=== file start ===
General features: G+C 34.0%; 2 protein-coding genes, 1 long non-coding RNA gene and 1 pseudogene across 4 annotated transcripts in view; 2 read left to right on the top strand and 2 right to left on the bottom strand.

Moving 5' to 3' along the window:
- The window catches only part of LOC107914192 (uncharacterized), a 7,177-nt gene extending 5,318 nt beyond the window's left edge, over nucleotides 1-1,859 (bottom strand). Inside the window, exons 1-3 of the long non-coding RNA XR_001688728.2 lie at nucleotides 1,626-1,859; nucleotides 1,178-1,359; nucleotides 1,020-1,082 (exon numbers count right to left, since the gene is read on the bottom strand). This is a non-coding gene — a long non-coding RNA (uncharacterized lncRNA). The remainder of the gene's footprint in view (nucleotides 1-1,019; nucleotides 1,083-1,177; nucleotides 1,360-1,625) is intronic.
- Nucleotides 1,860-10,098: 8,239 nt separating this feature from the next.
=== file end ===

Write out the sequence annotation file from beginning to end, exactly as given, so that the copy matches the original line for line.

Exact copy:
General features: G+C 34.0%; 2 protein-coding genes, 1 long non-coding RNA gene and 1 pseudogene across 4 annotated transcripts in view; 2 read left to right on the top strand and 2 right to left on the bottom strand.

Moving 5' to 3' along the window:
- The window catches only part of LOC107914192 (uncharacterized), a 7,177-nt gene extending 5,318 nt beyond the window's left edge, over nucleotides 1-1,859 (bottom strand). Inside the window, exons 1-3 of the long non-coding RNA XR_001688728.2 lie at nucleotides 1,626-1,859; nucleotides 1,178-1,359; nucleotides 1,020-1,082 (exon numbers count right to left, since the gene is read on the bottom strand). This is a non-coding gene — a long non-coding RNA (uncharacterized lncRNA). The remainder of the gene's footprint in view (nucleotides 1-1,019; nucleotides 1,083-1,177; nucleotides 1,360-1,625) is intronic.
- Nucleotides 1,860-10,098: 8,239 nt separating this feature from the next.